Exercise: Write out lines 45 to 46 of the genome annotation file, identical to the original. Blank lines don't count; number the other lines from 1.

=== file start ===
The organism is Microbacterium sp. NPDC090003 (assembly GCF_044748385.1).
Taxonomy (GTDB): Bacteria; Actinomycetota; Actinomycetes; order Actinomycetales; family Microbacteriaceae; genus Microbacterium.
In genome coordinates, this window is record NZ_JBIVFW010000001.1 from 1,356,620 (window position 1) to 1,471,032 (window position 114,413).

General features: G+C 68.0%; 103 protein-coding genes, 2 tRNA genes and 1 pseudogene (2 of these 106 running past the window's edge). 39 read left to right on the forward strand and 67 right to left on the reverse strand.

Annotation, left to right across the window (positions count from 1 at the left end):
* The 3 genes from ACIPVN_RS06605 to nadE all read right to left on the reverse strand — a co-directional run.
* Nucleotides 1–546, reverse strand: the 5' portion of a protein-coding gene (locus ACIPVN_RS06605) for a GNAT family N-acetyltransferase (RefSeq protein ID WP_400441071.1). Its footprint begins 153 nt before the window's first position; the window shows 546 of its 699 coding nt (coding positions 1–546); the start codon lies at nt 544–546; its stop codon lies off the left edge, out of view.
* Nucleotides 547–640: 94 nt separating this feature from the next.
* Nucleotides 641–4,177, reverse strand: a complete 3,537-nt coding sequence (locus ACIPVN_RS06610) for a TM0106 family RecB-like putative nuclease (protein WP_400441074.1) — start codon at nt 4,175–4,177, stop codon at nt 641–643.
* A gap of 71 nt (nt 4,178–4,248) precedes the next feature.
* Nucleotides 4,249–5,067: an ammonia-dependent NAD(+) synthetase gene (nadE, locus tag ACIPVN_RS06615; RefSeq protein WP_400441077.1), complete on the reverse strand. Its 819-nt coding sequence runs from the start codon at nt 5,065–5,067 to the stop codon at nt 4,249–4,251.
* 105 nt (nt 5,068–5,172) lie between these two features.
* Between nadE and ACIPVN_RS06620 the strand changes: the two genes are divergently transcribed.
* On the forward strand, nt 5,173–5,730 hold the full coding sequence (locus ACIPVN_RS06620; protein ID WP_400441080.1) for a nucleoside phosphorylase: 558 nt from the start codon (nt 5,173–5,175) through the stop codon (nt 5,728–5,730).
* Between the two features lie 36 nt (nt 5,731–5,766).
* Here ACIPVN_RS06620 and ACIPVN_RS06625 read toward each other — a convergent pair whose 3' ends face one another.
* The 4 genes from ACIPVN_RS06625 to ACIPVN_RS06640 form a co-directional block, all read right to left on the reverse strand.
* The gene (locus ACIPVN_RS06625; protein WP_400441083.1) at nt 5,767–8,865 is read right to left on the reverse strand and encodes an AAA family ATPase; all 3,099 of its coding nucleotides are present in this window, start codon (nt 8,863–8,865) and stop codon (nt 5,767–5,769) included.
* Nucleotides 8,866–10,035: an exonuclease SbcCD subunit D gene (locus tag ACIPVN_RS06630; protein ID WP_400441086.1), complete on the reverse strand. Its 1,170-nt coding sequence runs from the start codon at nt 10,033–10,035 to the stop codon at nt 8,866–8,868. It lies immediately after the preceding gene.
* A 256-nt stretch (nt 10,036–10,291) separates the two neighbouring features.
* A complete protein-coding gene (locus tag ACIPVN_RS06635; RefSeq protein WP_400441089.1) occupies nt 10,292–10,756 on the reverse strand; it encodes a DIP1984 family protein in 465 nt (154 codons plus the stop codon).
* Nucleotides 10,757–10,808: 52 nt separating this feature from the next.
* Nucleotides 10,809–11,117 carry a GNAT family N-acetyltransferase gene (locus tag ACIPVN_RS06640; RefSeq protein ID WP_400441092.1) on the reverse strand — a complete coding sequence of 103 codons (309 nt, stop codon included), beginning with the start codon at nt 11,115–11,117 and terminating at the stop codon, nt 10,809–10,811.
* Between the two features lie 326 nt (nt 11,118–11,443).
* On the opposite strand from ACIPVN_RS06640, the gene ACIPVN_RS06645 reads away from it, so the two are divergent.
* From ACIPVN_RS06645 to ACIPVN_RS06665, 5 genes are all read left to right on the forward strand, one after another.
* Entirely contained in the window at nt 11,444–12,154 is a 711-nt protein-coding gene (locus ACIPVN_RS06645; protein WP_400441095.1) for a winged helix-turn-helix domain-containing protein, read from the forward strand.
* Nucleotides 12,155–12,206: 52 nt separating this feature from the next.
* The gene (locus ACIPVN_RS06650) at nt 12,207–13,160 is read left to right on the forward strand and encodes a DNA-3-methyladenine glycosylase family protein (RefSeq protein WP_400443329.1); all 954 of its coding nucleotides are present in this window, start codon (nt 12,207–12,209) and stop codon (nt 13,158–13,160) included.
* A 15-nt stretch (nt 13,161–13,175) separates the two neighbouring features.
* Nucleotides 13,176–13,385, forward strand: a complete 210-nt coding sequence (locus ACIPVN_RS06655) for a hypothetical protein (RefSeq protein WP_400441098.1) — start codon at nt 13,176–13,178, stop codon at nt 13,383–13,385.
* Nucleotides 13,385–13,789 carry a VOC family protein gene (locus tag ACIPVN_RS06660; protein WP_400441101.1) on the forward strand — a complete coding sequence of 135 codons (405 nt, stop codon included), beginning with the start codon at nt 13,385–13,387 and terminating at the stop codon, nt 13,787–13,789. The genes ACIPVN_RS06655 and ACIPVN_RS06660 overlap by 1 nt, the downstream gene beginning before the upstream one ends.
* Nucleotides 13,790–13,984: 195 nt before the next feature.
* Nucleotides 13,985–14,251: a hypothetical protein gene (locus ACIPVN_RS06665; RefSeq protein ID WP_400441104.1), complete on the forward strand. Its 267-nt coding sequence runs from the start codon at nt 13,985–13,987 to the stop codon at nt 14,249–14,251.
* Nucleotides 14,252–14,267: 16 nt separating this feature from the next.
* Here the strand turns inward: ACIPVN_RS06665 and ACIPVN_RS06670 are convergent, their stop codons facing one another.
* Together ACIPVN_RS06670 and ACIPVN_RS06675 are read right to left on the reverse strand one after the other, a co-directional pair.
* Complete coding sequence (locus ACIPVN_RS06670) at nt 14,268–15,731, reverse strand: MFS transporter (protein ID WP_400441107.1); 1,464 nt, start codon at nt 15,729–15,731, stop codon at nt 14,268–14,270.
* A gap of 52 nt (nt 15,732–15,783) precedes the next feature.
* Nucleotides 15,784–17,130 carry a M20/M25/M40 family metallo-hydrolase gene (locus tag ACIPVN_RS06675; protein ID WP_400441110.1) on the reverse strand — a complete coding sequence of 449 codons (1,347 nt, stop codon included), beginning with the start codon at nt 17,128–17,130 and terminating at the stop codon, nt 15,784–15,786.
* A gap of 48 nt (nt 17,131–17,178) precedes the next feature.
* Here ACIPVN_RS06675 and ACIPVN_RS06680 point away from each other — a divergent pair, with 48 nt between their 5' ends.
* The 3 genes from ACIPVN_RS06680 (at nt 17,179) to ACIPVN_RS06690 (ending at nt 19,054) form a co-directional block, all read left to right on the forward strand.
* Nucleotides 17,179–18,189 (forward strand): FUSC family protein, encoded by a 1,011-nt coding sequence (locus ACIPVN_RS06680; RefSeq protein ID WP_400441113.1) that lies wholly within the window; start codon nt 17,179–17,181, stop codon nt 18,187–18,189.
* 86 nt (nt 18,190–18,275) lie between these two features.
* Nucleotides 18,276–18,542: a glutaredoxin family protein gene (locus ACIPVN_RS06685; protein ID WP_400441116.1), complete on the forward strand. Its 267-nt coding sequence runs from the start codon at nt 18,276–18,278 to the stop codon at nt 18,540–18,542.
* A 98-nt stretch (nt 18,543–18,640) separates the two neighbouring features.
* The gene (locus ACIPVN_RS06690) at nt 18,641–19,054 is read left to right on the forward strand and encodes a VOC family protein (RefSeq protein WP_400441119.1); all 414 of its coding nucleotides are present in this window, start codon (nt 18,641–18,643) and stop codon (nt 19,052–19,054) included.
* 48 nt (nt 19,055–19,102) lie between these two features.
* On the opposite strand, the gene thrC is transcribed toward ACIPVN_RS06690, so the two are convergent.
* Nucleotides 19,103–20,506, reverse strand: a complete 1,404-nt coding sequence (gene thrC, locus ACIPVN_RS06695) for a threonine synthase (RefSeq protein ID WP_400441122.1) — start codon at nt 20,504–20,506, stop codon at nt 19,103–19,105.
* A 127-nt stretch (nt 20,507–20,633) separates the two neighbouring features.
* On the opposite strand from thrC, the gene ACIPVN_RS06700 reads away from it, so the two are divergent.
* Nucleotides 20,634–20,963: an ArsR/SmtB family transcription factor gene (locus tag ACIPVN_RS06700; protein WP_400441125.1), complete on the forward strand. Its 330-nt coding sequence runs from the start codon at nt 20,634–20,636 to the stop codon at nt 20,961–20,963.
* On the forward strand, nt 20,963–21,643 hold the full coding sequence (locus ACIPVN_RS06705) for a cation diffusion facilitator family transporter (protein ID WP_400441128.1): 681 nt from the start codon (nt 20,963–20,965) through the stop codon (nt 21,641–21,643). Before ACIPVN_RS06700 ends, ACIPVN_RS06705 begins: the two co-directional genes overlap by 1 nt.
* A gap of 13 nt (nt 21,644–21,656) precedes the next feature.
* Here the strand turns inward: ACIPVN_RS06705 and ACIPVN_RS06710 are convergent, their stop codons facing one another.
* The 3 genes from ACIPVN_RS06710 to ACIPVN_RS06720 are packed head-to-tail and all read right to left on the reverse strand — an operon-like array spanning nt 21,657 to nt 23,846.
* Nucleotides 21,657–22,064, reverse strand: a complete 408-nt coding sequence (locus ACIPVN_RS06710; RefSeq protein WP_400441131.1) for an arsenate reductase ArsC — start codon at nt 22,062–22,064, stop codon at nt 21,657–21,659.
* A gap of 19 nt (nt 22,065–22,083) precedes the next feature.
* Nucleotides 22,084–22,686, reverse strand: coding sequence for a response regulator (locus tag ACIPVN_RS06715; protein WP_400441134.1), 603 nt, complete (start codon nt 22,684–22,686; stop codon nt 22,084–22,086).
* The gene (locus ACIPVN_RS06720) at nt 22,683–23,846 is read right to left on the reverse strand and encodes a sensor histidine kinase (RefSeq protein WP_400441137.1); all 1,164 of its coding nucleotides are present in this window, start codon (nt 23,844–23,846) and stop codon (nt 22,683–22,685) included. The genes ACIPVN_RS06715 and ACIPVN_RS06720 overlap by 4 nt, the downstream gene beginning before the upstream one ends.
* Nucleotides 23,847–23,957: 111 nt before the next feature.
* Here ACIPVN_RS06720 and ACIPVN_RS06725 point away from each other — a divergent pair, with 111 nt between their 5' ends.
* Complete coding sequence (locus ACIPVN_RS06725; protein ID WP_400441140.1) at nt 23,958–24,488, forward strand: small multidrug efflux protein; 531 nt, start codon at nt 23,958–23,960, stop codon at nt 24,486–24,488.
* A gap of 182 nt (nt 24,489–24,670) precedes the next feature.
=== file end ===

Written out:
* 86 nt (nt 18,190–18,275) lie between these two features.
* Nucleotides 18,276–18,542: a glutaredoxin family protein gene (locus ACIPVN_RS06685; protein ID WP_400441116.1), complete on the forward strand. Its 267-nt coding sequence runs from the start codon at nt 18,276–18,278 to the stop codon at nt 18,540–18,542.